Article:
For a reporter interested in writing a story, it is not hard to find somebody who will talk about an uncle, say, who acted peculiarly when the moon was full. (Who doesn't have a peculiar uncle?) Those who' defend the lunar hypothesis are not above resorting to case' histories and personal anecdotes. For example, after failing to uncover a statistical relationship between the moon's apogee-perigee (far-near) cycle and behavior, Lieber and Sherin (1972) indicated that a "perusal of official narratives on individual incidents of homicides indicates that homicides occurring during these periods are often of a particularly bizarre or ruthless nature" (p. 105). As Meyers (1983, 120) has observed, "anecdotes are often more persuasive than factual data." To dramatize the supposed effects of the full moon, for example, "20/20" showed pictures of Miami police being called out to keep a young man from killing himself. The announcer's voiceover:

Even before the moon has risen and the sun still commands the sky, it starts: A confused young man has a cocked pistol to his head. The specials the most interesting, is cognitive biases that lead individuals to look response team is in place. If the subject points the gun at anyone else, he will be shot. . . . There are scenes like this somewhere every day, but in Dade County. Florida, at least, the special response team call-outs to incidents like this peaked at the time of the full moon—month after month.3

Misconceptions

Given the moon's obvious effects upon ocean tides, it is not surprising that scholars as well as students have jumped to the conclusion that it might also affect people's behavior. "If the moon can do that to oceans," our students say, "imagine what it can do to us!" In a similar vein, Lieber (1978) advocates a biological tide hypothesis. He contends (p. 115): "Because the [human] body [like the earth] is composed of 80 percent water and 20 percent 'land' or solids, it is reasonable to assume that gravity exerts a direct effect on the water mass of the body, just as it does on the water mass of the planet."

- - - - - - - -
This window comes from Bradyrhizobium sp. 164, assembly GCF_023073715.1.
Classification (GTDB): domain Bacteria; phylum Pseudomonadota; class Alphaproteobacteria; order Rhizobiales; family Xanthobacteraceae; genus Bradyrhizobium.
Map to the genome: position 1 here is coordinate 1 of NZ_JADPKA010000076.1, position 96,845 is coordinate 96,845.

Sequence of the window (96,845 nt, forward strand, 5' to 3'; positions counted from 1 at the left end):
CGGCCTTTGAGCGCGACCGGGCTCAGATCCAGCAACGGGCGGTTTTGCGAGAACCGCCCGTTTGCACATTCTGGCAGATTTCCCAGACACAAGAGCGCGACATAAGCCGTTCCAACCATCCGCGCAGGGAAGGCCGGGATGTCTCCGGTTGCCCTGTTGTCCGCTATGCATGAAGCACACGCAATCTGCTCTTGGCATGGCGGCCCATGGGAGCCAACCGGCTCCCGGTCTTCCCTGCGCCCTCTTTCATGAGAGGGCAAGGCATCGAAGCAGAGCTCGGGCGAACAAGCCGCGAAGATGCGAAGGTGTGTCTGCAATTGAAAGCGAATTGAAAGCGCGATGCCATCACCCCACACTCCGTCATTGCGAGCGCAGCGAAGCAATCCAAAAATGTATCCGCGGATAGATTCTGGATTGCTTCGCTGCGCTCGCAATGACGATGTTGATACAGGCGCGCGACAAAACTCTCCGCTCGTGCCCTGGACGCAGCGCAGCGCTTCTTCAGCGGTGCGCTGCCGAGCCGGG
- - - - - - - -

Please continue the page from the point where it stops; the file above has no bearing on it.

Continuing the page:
Lieber's analogy fails because it is too weak to warrant the inference he wants to draw. As Campbell (1982, 421) points out: "Only the surface of the earth has this 80:20 ratio . . . yet gravity involves attraction between three-dimensional structures (and their total masses, not just surface composition). Hence, the argument based on a similar water-solid ratio between earth and the human body is 'untenable.' " In addition, the moon causes tides only in unbounded bodies of water like the world's oceans (Abell 1981; Campbell 1982; Culver, Kelly, and Rotton 1986). Bounded bodies of water, such as land-locked lakes, unless they are very large (like the Great Lakes), are negligibly influenced. Clearly the water contained in the human body falls into the "bounded waters" category.

Even if we surmount these problems—for example, by assuming an idealized human who is uniformly covered by a layer of unbounded perspiration—gravitational mechanics still offers no support for the idea of biological tides. The expression for the tidal force FTIDE to which an object of radius R will be subjected can be readily derived from the principles of classical mechanics: FTIDE = 2GRM/d3 where G is the universal gravitation constant, M is the mass of the tide-raising object, and d is the distance between the center of mass of two objects involved. A comparison of the tide-raising capabilities F1, and F2 of two separate objects on a given person can then be written as